dslreports logo
site
 
    All Forums Hot Topics Gallery
spc

spacer




how-to block ads


Search Topic:
uniqs
4
share rss forum feed

sandman_1

join:2011-04-23
11111
reply to NormanS

Re: [Newsgroups] Dutch Usenet services are doomed

said by NormanS:

Just wondering why I should pay to download, knowing that the IP owners won't get a penny of the money I spend to watch their shows after a Usenet download.

I think if they got rid of the pay-walls then people would buy their content. Some people who have pulled-the-plug on cable so to speak, can't view a lot of the shows they may like on the outlets you gave. Most online access is blocked to those without a existing cable subscription and even an Internet subscription with a ISP that has a contract with the content company.

It is the Content and Cable companies purposely placing these restrictions in place to save their out-dated business model in the age of the Internet. Content companies have gone even further to hindering legit access to content by placing restrictions on Netflix and Redbox such as making them wait up to 56 days to get some DVD releases. Also Cable companies act in kind by implementing data caps knowing full well that this will stifle adoption of streamed content over the Internet, which is a threat to their overpriced streaming version.

I just can't feel sorry for companies that act so uncompetitively.


mmainprize

join:2001-12-06
Houghton Lake, MI
Reviews:
·Charter
said by sandman_1:

said by NormanS:

Just wondering why I should pay to download, knowing that the IP owners won't get a penny of the money I spend to watch their shows after a Usenet download.

I think if they got rid of the pay-walls then people would buy their content. Some people who have pulled-the-plug on cable so to speak, can't view a lot of the shows they may like on the outlets you gave. Most online access is blocked to those without a existing cable subscription and even an Internet subscription with a ISP that has a contract with the content company.

It is the Content and Cable companies purposely placing these restrictions in place to save their out-dated business model in the age of the Internet. Content companies have gone even further to hindering legit access to content by placing restrictions on Netflix and Redbox such as making them wait up to 56 days to get some DVD releases. Also Cable companies act in kind by implementing data caps knowing full well that this will stifle adoption of streamed content over the Internet, which is a threat to their overpriced streaming version.

I just can't feel sorry for companies that act so uncompetitively.

You have hit the nail on the head. I could not agree more.

This year it is the worst it has been. the shows i like are all on at the same time on the same day on 3 different channels. I have to chose what show i watch, what show i DVR and the other one i have to watch on demand. I can only watch the DVR show on that box/TV, same with ondemand.
One of the shows is not on "on demand" so that one has to be DVR'ed. When i do watch on demand, it has fast forward blocked and i must watch the ads that are in most cases not current as it will keep telling me to watch the next show coming on next. If i watch half of the show i must watch it again on demand. The popular shows are now, 27 minutes of show, and 33 minutes ads.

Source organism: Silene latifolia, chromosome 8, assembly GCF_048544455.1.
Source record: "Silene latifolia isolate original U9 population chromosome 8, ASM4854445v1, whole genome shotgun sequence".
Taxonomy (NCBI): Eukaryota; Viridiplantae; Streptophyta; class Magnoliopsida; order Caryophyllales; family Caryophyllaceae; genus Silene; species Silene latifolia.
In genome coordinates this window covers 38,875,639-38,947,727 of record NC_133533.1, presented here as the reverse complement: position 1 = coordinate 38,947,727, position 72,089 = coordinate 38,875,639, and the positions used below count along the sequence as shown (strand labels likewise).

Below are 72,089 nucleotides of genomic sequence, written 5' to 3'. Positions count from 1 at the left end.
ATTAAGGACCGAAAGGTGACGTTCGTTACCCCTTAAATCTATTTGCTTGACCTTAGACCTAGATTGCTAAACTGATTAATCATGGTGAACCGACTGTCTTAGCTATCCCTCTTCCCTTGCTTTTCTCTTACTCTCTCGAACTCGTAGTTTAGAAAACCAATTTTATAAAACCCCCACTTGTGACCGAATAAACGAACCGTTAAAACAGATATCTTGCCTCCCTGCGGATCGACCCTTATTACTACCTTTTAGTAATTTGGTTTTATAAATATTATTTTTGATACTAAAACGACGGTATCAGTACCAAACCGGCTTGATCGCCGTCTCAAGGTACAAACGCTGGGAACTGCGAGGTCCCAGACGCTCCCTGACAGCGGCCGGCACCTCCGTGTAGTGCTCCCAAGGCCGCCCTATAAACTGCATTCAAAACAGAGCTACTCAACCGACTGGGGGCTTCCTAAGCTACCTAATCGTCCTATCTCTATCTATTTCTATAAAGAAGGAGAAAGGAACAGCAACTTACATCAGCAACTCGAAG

It is for reasons like these that many people will just download the shows they like, and they have no ads, they can be watched on any TV/device at any time i like. If i have to pay for TV channels, why do the channels have to have ads?.
Once i can do that with the cable system or the internet then the downloading will stop.

Rojo

join:2009-04-14
New York, NY
kudos:1
When cable first came out, to compete with over-the-air broadcasting, it was called "Pay-TV" and its big selling point was "No ads!!"

Look at it now...


mmainprize

join:2001-12-06
Houghton Lake, MI
Reviews:
·Charter
said by Rojo:

When cable first came out, to compete with over-the-air broadcasting, it was called "Pay-TV" and its big selling point was "No ads!!"

Look at it now...

Yes it is a mess.
We seem to be off topic, but i can't help myself.
I remember on the weekends i use to get up and watch cartoons and the 3 stooges until lunch when i was a kid.

Now on the weekends i can't find anything good to watch before lunch (Even with 200 channels) and most things are paid ads that are one hour long one after another, channel after channel. Same thing in the late hour at night.

The cable system forces these high number of channels on us and that is what has increased the cost for the basic, or higher packages. Most of these channels would not be able to stay on the air if it was not forced on us by the cable company packages. I like many others, only really watch about 20 to 25 of the channels, and the other 150 or so i don't really need.

The system is set up to make you pay for hundreds of channels you don't watch or need, and the cable company fights tooth and nail to keep it that way.

newster

join:2011-09-26

1 edit
And to make matters worse, the quality of cable TV programming has declined significantly since the late 1990s. Virtually all the subject-type channels that started out with a narrow focus have completely abandoned the concept. The non-fiction stations have either shut down (like TechTV) or descended into trashy "reality" shows like TLC (they don't dare call it The Learning Channel anymore). Even CNN, once a respected news organization, dove into the tabloid field of celebrity gossip and child murders.

I'd really hate to imagine what American cable TV programming might be like 10 or 20 years from now. (Idiocracy could be a lot closer than we think) Hopefully by that time everything will be available online, legally, and we won't be called pirates anymore for wanting to watch something that's not available where we live.